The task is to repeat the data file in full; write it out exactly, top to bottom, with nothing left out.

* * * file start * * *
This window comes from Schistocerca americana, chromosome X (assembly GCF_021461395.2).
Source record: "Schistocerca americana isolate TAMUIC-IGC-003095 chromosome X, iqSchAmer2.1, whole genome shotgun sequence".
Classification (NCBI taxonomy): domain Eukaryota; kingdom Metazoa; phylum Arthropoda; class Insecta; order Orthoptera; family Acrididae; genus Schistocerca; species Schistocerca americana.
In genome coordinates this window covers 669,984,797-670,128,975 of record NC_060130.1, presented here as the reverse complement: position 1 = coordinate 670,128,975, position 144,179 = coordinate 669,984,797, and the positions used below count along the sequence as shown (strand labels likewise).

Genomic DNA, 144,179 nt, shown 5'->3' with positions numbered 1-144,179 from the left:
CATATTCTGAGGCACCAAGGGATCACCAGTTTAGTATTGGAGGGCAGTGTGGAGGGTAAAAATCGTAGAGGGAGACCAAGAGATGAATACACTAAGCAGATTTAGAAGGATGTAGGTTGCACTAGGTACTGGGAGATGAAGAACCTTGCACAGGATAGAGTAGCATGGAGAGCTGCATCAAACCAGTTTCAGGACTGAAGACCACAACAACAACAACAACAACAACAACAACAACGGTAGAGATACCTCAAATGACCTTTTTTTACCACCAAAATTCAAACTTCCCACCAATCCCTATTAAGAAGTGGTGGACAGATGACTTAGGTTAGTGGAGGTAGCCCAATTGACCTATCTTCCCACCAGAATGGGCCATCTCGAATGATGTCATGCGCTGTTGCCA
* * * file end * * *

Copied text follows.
This window comes from Schistocerca americana, chromosome X (assembly GCF_021461395.2).
Source record: "Schistocerca americana isolate TAMUIC-IGC-003095 chromosome X, iqSchAmer2.1, whole genome shotgun sequence".
Classification (NCBI taxonomy): domain Eukaryota; kingdom Metazoa; phylum Arthropoda; class Insecta; order Orthoptera; family Acrididae; genus Schistocerca; species Schistocerca americana.
In genome coordinates this window covers 669,984,797-670,128,975 of record NC_060130.1, presented here as the reverse complement: position 1 = coordinate 670,128,975, position 144,179 = coordinate 669,984,797, and the positions used below count along the sequence as shown (strand labels likewise).

Genomic DNA, 144,179 nt, shown 5'->3' with positions numbered 1-144,179 from the left:
CATATTCTGAGGCACCAAGGGATCACCAGTTTAGTATTGGAGGGCAGTGTGGAGGGTAAAAATCGTAGAGGGAGACCAAGAGATGAATACACTAAGCAGATTTAGAAGGATGTAGGTTGCACTAGGTACTGGGAGATGAAGAACCTTGCACAGGATAGAGTAGCATGGAGAGCTGCATCAAACCAGTTTCAGGACTGAAGACCACAACAACAACAACAACAACAACAACAACAACGGTAGAGATACCTCAAATGACCTTTTTTTACCACCAAAATTCAAACTTCCCACCAATCCCTATTAAGAAGTGGTGGACAGATGACTTAGGTTAGTGGAGGTAGCCCAATTGACCTATCTTCCCACCAGAATGGGCCATCTCGAATGATGTCATGCGCTGTTGCCA